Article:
We promise not to spam or send irrelevant information.

A former Assistant Secretary with the Ministry of Women and Child Development in West Bengal for three months, Lakshmi Bhavya has been championing the cause of menstrual hygiene in her district. By associating herself with the Lalana Campaign, a holistic menstrual hygiene awareness campaign which is conducted by the Anahat NGO, Lakshmi has been slowly breaking taboos when it comes to periods and menstrual hygiene.

A Gender Rights Activist working with the tribal and marginalized communities in india, Srilekha is a PhD scholar working on understanding body and sexuality among tribal girls, to fill the gaps in research around indigenous women and their stories. Srilekha has worked extensively at the grassroots level with community based organisations, through several advocacy initiatives around Gender, Mental Health, Menstrual Hygiene and Sexual and Reproductive Health Rights (SRHR) for the indigenous in Jharkhand, over the last 6 years.

Srilekha has also contributed to sustainable livelihood projects and legal aid programs for survivors of sex trafficking. She has been conducting research based programs on maternal health, mental health, gender based violence, sex and sexuality. Her interest lies in conducting workshops for young people on life skills, feminism, gender and sexuality, trauma, resilience and interpersonal relationships.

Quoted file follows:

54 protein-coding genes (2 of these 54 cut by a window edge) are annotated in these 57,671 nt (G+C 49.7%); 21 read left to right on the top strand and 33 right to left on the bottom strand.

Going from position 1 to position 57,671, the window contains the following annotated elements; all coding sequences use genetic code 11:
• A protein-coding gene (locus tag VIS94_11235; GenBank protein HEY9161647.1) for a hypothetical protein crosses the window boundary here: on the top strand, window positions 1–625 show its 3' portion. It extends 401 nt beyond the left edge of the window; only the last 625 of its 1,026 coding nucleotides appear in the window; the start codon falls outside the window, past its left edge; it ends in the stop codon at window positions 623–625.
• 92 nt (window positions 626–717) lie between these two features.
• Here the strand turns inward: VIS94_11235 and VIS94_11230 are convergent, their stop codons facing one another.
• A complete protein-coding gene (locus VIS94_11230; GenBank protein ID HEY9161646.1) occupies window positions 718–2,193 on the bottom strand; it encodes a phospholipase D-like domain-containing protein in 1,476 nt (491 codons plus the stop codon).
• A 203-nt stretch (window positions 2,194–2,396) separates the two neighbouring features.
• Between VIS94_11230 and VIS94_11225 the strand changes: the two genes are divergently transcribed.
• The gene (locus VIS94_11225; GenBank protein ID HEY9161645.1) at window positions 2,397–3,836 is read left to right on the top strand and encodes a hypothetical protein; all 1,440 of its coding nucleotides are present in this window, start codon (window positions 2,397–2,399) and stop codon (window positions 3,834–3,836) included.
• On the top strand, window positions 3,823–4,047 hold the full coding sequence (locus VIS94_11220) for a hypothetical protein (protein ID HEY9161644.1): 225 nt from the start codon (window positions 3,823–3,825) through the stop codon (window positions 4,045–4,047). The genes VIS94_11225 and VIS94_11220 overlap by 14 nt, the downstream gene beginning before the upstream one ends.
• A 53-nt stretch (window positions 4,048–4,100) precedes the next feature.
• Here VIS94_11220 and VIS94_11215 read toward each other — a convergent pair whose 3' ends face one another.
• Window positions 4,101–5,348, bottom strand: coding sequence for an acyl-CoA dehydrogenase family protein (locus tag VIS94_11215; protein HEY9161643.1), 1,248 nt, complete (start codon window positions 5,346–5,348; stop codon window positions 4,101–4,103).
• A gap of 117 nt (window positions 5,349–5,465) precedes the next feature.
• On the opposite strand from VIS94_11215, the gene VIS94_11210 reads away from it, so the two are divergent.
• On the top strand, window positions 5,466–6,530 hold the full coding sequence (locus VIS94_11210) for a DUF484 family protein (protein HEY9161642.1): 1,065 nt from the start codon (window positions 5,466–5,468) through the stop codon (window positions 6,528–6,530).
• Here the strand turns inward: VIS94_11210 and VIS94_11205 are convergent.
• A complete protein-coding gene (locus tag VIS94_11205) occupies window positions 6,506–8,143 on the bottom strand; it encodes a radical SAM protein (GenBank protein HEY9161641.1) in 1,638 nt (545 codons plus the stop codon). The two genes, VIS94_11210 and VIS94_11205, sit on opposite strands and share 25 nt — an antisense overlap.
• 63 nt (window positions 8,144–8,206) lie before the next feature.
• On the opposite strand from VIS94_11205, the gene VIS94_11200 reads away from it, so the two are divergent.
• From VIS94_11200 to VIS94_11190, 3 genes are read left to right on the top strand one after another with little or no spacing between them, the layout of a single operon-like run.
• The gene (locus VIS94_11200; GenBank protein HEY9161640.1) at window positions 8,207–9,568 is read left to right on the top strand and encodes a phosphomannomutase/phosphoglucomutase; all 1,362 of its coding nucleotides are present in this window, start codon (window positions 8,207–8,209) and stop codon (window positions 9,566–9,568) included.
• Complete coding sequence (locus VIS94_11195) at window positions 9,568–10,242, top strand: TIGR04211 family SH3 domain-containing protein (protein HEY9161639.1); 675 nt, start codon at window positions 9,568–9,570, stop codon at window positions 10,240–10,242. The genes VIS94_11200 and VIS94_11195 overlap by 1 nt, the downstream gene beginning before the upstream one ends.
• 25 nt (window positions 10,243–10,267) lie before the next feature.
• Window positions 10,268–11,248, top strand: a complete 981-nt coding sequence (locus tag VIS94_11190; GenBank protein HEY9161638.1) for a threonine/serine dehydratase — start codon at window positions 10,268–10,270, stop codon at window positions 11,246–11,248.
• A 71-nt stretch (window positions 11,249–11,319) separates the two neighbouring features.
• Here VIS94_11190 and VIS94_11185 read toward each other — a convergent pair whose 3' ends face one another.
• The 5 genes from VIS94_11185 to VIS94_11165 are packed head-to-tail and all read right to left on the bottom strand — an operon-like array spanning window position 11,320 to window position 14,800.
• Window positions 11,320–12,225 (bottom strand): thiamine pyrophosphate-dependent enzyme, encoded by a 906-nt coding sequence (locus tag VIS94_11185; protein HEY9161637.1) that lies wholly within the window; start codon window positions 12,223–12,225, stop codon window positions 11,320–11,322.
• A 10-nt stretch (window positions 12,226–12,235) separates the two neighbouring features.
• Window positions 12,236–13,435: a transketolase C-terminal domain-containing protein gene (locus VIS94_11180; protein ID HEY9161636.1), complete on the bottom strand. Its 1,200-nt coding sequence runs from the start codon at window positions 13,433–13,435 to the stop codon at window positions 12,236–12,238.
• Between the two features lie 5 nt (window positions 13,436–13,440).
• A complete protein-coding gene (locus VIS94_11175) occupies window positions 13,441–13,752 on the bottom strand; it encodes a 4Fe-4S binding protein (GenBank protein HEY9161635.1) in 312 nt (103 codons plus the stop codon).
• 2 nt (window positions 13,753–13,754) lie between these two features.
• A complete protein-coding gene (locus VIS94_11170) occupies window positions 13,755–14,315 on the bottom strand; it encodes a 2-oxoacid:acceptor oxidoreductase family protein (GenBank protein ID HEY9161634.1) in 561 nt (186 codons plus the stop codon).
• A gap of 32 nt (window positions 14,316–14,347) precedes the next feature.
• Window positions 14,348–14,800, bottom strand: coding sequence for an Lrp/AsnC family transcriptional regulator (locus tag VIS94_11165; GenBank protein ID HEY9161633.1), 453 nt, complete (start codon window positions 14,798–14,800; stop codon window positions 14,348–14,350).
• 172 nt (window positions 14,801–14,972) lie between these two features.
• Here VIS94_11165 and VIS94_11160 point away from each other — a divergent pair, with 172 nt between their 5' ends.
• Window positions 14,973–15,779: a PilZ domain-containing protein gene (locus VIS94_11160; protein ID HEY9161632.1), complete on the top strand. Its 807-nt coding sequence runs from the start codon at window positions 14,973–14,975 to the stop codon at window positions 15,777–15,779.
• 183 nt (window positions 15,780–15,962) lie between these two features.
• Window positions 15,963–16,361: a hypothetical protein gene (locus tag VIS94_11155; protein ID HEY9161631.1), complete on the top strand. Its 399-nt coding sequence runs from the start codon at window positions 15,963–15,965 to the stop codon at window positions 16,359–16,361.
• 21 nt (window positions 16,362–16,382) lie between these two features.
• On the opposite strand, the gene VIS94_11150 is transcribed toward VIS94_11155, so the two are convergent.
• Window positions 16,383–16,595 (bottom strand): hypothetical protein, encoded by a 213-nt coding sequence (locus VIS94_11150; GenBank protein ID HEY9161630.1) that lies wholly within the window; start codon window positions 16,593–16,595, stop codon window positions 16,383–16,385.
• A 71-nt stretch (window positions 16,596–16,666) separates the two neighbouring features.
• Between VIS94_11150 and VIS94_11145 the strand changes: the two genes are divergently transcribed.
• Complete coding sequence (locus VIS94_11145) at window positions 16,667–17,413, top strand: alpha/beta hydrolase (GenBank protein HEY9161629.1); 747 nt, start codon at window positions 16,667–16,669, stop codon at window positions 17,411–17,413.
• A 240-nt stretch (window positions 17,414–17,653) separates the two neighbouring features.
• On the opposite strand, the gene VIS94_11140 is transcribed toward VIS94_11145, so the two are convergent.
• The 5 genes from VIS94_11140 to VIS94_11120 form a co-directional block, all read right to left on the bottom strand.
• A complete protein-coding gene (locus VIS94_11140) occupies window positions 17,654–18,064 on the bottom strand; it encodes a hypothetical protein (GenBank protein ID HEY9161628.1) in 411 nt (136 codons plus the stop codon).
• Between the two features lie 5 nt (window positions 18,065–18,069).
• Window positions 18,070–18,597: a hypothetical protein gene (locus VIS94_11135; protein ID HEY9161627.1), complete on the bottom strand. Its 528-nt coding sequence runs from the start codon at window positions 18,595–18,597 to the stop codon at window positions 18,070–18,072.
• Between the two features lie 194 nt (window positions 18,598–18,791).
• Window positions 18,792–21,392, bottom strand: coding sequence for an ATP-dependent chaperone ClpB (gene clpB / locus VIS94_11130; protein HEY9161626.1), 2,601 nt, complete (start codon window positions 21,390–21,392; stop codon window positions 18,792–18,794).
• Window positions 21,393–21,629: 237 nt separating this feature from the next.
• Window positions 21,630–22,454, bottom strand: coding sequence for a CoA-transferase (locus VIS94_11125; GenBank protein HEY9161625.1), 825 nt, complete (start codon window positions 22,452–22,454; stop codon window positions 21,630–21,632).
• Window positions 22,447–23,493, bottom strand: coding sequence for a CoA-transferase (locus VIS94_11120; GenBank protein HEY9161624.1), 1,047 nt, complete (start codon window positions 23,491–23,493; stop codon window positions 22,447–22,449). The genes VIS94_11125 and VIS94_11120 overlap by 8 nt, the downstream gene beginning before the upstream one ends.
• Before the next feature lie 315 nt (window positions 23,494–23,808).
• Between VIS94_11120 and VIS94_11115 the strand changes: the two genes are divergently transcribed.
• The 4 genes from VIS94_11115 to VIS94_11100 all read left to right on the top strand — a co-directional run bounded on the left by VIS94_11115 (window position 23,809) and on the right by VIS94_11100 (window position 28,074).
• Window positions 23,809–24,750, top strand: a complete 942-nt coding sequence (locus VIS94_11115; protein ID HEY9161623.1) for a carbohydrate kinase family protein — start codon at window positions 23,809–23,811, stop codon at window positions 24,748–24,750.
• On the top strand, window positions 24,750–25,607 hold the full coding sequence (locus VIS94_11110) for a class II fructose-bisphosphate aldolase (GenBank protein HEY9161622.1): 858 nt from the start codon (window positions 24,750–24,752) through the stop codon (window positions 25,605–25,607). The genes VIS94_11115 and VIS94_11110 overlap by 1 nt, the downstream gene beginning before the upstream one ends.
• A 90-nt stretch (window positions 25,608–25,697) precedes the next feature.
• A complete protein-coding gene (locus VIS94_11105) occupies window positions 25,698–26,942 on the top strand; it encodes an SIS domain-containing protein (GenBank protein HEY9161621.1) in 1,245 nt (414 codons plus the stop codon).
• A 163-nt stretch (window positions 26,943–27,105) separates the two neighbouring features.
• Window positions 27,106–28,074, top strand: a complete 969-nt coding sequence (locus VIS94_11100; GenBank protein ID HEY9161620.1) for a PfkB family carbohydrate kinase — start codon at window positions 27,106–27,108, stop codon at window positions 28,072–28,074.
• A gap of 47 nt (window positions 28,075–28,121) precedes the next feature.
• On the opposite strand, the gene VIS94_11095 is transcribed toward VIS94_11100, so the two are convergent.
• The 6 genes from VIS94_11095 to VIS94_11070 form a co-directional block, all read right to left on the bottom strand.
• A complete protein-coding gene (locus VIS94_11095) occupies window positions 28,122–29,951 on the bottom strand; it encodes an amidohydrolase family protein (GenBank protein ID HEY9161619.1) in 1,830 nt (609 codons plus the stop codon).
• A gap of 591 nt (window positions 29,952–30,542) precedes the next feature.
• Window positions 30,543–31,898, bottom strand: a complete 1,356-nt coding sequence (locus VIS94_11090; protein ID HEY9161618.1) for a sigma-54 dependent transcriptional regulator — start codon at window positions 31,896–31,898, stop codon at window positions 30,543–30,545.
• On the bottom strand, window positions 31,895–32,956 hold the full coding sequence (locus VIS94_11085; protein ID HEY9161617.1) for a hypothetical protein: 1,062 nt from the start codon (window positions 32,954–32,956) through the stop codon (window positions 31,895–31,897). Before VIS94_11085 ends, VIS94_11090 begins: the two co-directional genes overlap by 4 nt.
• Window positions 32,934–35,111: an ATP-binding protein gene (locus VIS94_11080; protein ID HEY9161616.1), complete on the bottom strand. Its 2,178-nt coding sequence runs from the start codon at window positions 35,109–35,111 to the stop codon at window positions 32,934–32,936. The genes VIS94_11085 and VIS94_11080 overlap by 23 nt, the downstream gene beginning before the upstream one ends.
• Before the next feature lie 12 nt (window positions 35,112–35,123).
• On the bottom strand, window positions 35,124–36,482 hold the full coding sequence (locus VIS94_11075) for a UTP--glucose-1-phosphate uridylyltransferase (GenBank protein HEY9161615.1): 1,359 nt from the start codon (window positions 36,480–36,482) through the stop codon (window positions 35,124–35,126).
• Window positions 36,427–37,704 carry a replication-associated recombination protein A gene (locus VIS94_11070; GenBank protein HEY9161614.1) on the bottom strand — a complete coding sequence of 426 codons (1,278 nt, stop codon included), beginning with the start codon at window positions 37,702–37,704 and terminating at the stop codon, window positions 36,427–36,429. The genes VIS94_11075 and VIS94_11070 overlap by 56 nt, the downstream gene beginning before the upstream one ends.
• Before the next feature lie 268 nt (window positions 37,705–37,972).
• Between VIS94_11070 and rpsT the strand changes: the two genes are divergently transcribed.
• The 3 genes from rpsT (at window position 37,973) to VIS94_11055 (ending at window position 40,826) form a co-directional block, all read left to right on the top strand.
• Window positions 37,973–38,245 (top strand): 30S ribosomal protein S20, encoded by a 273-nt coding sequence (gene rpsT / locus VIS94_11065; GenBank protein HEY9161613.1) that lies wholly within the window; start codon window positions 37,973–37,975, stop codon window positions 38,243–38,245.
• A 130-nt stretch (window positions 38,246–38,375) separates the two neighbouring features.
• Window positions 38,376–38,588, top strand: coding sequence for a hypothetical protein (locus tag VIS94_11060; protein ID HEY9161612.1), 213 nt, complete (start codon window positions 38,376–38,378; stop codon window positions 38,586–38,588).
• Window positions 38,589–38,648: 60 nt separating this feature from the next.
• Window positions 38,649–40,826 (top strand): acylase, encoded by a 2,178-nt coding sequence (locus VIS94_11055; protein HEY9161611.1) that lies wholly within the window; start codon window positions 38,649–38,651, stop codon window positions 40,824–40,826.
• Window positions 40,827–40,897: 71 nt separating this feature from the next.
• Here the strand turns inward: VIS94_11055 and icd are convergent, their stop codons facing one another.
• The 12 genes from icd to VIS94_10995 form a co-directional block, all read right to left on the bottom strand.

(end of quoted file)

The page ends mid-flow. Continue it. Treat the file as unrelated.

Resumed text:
A Guwahati-based college student pursuing her Masters in Tata Institute of Social Sciences, Bidisha started the #BleedwithDignity campaign on the technology platform Change.org, demanding that the Government of Assam install
biodegradable sanitary pad vending machines in all government schools across the state. Her petition on Change.org has already gathered support from over 90000 people and continues to grow.

Bidisha was selected in Change.org’s flagship program ‘She Creates Change’ having run successful online advocacy
campaigns, which were widely recognised. Through the #BleedwithDignity campaign; she organised and celebrated World Menstrual Hygiene Day, 2019 in Guwahati, Assam by hosting a wall mural by collaborating with local organisations. The initiative was widely covered by national and local media, and the mural was later inaugurated by the event’s chief guest Commissioner of Guwahati Municipal Corporation (GMC) Debeswar Malakar, IAS.

Sign up for the Youth Ki Awaaz Prime Ministerial Brief below